Notably, Head Over Heels will also mark the big stage debut of RuPaul’s Drag Race fan favorite Peppermint, who is set to become the first transgender woman to originate a principal role on Broadway. 

Peppermint is no stranger to breaking the mold. She became the first openly trans woman to be cast on RuPaul's Drag Race, where she finished as Season 9’s runner-up to eventual winner Sasha Velour. In fact, it was the gender-bending narrative of the show that first attracted the multi-talented performer to the character of Pythio.

“It's definitely not lost on me,” Peppermint says of the opportunity to play a trans character in a major theatrical production. “There are so many people who aren't queer, who aren't trans or non-binary, who are going to get a chance to be exposed to some of our issues and fall in love with these queer characters while tapping their feet and listening to the music of the Go-Go’s.”

Growing up, Peppermint says she found herself most inspired by shows like Rent and Angels in America -- productions that featured a message, specifically ones that members of the LGBTQI community would find relatable.

“I'm a queen, so I love some musicals,” she laughs, “but I think the thing that attracts me to theater, more than just song and dance, is issues. Now with Head Over Heels we have a chance to add to the collection of shows that tell queer stories and feature queer characters.”

Coincidentally, Peppermint isn’t the only drag queen in the San Francisco Bay Area currently preparing for a big debut.

Across the Bay in Berkeley, fellow Drag Race contestant (and Season 8 winner) Bob the Drag Queen (Caldwell Tidicue) will soon be seen as Belize the nurse in an upcoming remount of Angels in America. The two productions share more than their inspired drag queen casting: like Head Over Heels, Angels in America was first performed in San Francisco in 1991 before eventually moving to Broadway.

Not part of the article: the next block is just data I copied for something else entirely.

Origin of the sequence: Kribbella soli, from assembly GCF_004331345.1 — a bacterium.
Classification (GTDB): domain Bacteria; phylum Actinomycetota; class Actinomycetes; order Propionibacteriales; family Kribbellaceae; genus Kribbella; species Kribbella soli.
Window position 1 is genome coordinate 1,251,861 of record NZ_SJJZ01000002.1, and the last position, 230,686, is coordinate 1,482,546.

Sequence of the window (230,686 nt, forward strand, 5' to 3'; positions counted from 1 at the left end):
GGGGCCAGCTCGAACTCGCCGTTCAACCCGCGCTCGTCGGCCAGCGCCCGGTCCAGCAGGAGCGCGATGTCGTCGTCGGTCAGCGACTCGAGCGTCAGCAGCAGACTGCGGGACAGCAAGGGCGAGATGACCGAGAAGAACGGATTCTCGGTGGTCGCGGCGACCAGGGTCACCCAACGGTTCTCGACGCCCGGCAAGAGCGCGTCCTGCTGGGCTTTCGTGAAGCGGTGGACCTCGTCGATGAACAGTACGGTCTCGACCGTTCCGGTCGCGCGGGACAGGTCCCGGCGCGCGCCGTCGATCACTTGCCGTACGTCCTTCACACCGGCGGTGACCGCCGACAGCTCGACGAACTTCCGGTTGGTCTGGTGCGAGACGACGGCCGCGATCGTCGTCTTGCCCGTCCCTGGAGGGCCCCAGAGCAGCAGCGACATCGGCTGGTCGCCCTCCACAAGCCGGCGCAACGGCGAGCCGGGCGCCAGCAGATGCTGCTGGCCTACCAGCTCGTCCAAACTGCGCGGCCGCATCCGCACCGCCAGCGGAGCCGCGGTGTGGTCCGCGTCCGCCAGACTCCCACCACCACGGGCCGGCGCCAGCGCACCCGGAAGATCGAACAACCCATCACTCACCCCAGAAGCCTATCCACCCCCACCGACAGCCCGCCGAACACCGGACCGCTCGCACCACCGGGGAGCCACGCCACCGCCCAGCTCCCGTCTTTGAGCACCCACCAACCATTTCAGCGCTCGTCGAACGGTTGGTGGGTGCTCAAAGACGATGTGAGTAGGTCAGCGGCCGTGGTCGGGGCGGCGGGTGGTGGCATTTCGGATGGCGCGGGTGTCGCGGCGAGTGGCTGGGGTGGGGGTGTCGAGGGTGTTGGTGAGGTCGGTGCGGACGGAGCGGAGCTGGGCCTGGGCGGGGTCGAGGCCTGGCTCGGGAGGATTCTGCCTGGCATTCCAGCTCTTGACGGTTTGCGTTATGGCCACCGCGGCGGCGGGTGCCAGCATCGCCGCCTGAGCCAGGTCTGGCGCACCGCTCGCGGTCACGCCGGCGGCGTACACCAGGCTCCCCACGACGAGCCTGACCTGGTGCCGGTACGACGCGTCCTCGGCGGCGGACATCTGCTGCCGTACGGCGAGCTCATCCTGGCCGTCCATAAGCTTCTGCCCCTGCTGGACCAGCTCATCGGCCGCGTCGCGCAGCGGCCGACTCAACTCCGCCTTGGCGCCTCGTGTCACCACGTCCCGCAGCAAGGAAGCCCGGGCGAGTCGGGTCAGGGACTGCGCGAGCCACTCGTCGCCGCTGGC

Peppermint says she’s thrilled to have some family in the neighborhood.

“Bob is my drag niece in a way,” she explains. “We've been connected for years. It's so poetic that we are both here, getting a chance to perform in shows that we love -- that we know are going to resonate with the community -- and getting a chance to do something a little bit different than what we've been doing. I will be at Bob's show and I know Bob is going to be here. I'm happy to have a sister very close by."

For the Go-Go’s, having their music associated with a production that challenges gender constructs and prominently features a talent like Peppermint is a dream come true.

“It couldn't have a better home than with us,” Caffey affirms.

Now the time has finally come for the curtain to rise on Head Over Heels—a show which proves yet again that the timing is always right when it comes to the Go-Go’s gleeful brand of power punk.

“We couldn't be more thrilled,” Wiedlin says. “If you had told us in 1978 that this was going to happen, we would be like, 'You are cracked.' I had never even seen a Broadway show back then. Now we're here, and it's amazing.”

Head Over Heels plays at San Francisco’s Curran from April 10 to May 6. The show opens on Broadway at the Hudson Theatre on July 26 (previews begin June 23).